Alovini, Aglianico del Vulture (Basilicata, Italy) 'Al Volo' 2001 ($28, Vinopoli Imports; Classic Wines):  The Al Volo is Alovini's richest Aglianico; it has spent 12 months in barriques.  Tannins are soft, making it quite approachable now, although it should age well for several more years.  Good value.  89

Bisceglia, Aglianico del Vulture Riserva (Basilicata, Italy)  2001 ($40, Domaine Select Wine Estates):  Mr. Bisceglia, who owns the local bottled water company and many other enterprises, is a prime mover in Basilicata's current upsurge.  His 2001 Riserva, aged for 30 months in barrique and bottle, is smooth and balanced, with complex flavors of dried fruits.  His Riserva is clearly Bisceglia's best wine.  90

Cantine del Notaio, Aglianico del Vulture (Basilicata, Italy) 'La Firma' 2003 ($38, Michael Skurnik Wines):  The La Firma is Cantine del Notaio's most ambitious Aglianico (Its less concentrated brother, 'Il Repertorio,' sells for $12 less).  The 2003 La Firma exhibits aromas and flavors of blackberries and cherries, combined with a rich texture and rather high alcohol (14.5%).  A bit on the ripe, forward style, a reflection of the vintage.  91

D'Angelo, Aglianico del Vulture Riserva (Basilicata, Italy) Vigna Caselle 1998 ($25, Bacchanal Imports; Opici Wine Company):  Perhaps because of the extra aging, or simply because D'Angelo is such a fine producer, this Aglianico del Vulture was a standout in the group.  Donato D'Angelo has been carrying the Aglianico del Vulture banner practically single-handedly throughout the world's markets since the 1970s.  The 1998 Vigna Caselle Riserva has lively, spicy tannins, firm acidity, and delicious, dried cherry aromas and flavors, with a long, lingering finish.  A great wine, and a great value.  93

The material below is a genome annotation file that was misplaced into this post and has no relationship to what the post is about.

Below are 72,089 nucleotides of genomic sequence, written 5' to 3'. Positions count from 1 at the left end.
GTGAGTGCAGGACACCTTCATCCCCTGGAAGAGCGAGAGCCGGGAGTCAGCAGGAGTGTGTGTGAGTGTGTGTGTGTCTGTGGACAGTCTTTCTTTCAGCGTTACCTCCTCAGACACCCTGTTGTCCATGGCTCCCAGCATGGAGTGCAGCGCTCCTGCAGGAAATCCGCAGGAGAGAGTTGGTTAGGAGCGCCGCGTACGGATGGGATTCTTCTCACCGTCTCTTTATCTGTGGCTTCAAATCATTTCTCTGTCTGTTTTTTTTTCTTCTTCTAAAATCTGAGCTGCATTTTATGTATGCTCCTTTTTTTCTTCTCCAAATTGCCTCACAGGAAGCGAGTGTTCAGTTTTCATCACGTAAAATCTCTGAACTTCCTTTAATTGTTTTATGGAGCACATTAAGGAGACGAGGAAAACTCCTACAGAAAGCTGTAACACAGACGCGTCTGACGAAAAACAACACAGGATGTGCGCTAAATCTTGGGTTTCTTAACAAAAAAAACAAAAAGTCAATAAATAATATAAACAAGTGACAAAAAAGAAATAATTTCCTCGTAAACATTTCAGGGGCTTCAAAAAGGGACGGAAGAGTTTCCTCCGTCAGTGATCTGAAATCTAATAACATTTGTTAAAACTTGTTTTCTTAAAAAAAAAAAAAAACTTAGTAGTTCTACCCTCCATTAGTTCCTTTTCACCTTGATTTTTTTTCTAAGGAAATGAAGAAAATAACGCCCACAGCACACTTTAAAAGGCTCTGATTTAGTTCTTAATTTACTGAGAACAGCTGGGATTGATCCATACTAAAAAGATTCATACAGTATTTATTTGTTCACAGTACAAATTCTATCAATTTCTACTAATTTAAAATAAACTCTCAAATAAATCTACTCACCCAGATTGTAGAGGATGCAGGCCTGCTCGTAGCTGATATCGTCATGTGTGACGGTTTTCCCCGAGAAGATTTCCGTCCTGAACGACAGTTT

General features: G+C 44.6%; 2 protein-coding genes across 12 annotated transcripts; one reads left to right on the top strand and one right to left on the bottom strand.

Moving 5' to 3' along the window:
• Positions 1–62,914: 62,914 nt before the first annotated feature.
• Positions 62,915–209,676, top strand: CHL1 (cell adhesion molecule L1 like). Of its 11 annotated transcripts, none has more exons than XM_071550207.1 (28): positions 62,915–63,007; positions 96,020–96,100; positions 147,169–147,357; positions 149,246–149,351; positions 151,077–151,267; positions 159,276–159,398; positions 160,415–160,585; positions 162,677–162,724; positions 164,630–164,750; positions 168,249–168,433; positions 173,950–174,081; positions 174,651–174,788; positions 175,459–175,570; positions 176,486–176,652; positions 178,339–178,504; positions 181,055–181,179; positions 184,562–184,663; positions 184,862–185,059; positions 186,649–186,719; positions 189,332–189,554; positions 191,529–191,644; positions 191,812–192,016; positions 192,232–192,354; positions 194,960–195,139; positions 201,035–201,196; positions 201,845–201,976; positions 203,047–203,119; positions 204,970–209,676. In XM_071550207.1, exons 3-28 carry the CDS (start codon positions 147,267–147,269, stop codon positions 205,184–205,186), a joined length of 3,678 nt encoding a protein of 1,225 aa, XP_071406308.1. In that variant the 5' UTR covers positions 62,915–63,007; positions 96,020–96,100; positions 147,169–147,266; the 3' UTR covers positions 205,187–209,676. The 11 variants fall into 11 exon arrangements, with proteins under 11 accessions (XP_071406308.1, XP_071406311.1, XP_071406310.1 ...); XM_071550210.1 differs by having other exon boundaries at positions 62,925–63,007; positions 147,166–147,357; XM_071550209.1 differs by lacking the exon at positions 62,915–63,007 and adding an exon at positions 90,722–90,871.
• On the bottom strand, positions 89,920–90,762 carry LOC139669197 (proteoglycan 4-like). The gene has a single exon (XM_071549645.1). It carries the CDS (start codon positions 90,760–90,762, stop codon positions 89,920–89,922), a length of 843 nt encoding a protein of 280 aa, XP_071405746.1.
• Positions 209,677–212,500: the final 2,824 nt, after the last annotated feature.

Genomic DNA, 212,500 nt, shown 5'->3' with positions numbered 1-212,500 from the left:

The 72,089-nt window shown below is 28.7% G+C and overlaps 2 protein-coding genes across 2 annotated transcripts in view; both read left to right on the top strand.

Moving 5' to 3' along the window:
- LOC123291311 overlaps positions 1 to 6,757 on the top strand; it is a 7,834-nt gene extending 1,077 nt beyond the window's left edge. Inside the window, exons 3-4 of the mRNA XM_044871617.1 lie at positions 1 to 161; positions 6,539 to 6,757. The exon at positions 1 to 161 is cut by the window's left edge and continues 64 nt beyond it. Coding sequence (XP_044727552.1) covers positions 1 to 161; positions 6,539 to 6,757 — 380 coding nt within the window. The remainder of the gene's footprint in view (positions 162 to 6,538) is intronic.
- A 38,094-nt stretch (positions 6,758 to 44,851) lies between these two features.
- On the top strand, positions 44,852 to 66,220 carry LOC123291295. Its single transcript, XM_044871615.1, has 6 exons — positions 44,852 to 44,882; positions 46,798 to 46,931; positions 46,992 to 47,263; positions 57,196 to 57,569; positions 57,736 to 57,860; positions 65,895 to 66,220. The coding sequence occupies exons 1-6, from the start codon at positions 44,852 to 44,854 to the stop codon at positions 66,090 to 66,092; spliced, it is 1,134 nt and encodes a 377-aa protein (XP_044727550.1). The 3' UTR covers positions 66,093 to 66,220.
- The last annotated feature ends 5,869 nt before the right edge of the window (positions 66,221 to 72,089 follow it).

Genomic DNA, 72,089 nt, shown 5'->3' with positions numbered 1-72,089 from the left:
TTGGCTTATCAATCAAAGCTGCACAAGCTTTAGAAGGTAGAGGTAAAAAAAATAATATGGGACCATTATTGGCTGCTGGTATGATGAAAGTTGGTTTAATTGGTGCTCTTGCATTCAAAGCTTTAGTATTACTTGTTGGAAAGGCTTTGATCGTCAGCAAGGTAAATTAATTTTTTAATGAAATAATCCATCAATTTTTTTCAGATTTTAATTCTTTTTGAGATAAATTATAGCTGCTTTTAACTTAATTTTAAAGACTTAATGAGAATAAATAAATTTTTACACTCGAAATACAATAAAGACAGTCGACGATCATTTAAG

Eubea, Aglianico del Vulture (Basilicata (Italy) 'Ròinos' 2003 ($30, Bacchanal Wine Imports):  Eugenia Sasso, daughter of Francesco Sasso of Cantine Sasso (one of the more prestigious Aglianico del Vulture producers), has not had it easy being accepted as one of Basilicata's only female winemakers.  Her three Aglianico wines are made in the dry, lean, tannic style, but the Ròinos is the richest of the three.  The 2003 Ròinos, in fact, although it has the ripe flavors characteristic of the vintage, is quite enjoyable to drink now.  89

Giannattasio, Aglianico del Vulture (Basilicata, Italy) 'Arca' 2004 ($32, Bacchanal Wine Imports): The 2004 Arca has firm tannins, is dry and medium-balanced, a pleasant change after the rich 2003s.  Rather modern style, less rustic than many of the other Aglianico del Vultures.  89

Paternoster, Aglianico del Vulture (Basilicata, Italy) Don Anselmo 2003 ($55, Direct Import, in several stores in NY and CA):  The only Aglianico del Vulture which reaches the price of Barolo.  Paternoster makes several Aglianico del Vultures, but its Don Anselmo Vineyard bottling is the most traditionally made and its most impressive wine, even in the hot 2003 vintage.  Great power and concentration, with a very long finish.  An exciting wine.  93

Terra dei Re, Aglianico del Vulture (Basilicata, Italy) 'Vultui' 2004 ($20, Empson USA Imports):  The Terra dei Re winery was a real discovery for me.  It makes three excellent Aglianico del Vultures.  Its 'Divinus' might be more impressive and its 'Nocte,' harvested at night, is also very good, but I love the lean, dry, lively Vultui, with its great acidity balanced by its cherry fruit flavors.  Also, only 12.5% alcohol, quite unusual nowadays.  Its vineyards are 1200 to 2,000 feet high on the Vulture slopes.  Note the great price!  90